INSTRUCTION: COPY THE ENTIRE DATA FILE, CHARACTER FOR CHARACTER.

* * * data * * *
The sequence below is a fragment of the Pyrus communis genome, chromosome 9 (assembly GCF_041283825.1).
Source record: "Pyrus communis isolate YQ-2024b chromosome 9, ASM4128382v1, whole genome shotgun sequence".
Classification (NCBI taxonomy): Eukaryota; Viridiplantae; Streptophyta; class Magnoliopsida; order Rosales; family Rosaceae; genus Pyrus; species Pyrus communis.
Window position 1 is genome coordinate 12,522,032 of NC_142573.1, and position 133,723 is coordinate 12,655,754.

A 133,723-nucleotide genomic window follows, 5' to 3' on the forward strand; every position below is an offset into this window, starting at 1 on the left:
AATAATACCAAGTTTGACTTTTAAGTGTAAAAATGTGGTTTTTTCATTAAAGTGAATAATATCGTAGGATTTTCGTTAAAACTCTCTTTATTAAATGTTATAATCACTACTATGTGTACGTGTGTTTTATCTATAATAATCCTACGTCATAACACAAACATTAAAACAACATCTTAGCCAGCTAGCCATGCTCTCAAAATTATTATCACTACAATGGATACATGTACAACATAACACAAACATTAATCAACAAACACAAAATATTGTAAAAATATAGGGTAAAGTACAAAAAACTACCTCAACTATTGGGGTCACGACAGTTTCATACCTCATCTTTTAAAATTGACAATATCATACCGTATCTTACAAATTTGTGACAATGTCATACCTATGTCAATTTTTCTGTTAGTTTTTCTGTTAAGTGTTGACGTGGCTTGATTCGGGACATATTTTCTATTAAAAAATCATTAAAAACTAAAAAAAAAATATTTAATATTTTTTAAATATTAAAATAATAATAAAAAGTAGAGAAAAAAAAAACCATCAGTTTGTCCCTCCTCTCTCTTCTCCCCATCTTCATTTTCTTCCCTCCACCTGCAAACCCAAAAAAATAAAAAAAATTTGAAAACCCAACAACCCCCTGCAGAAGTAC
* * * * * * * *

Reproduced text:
The sequence below is a fragment of the Pyrus communis genome, chromosome 9 (assembly GCF_041283825.1).
Source record: "Pyrus communis isolate YQ-2024b chromosome 9, ASM4128382v1, whole genome shotgun sequence".
Classification (NCBI taxonomy): Eukaryota; Viridiplantae; Streptophyta; class Magnoliopsida; order Rosales; family Rosaceae; genus Pyrus; species Pyrus communis.
Window position 1 is genome coordinate 12,522,032 of NC_142573.1, and position 133,723 is coordinate 12,655,754.

A 133,723-nucleotide genomic window follows, 5' to 3' on the forward strand; every position below is an offset into this window, starting at 1 on the left:
AATAATACCAAGTTTGACTTTTAAGTGTAAAAATGTGGTTTTTTCATTAAAGTGAATAATATCGTAGGATTTTCGTTAAAACTCTCTTTATTAAATGTTATAATCACTACTATGTGTACGTGTGTTTTATCTATAATAATCCTACGTCATAACACAAACATTAAAACAACATCTTAGCCAGCTAGCCATGCTCTCAAAATTATTATCACTACAATGGATACATGTACAACATAACACAAACATTAATCAACAAACACAAAATATTGTAAAAATATAGGGTAAAGTACAAAAAACTACCTCAACTATTGGGGTCACGACAGTTTCATACCTCATCTTTTAAAATTGACAATATCATACCGTATCTTACAAATTTGTGACAATGTCATACCTATGTCAATTTTTCTGTTAGTTTTTCTGTTAAGTGTTGACGTGGCTTGATTCGGGACATATTTTCTATTAAAAAATCATTAAAAACTAAAAAAAAAATATTTAATATTTTTTAAATATTAAAATAATAATAAAAAGTAGAGAAAAAAAAAACCATCAGTTTGTCCCTCCTCTCTCTTCTCCCCATCTTCATTTTCTTCCCTCCACCTGCAAACCCAAAAAAATAAAAAAAATTTGAAAACCCAACAACCCCCTGCAGAAGTAC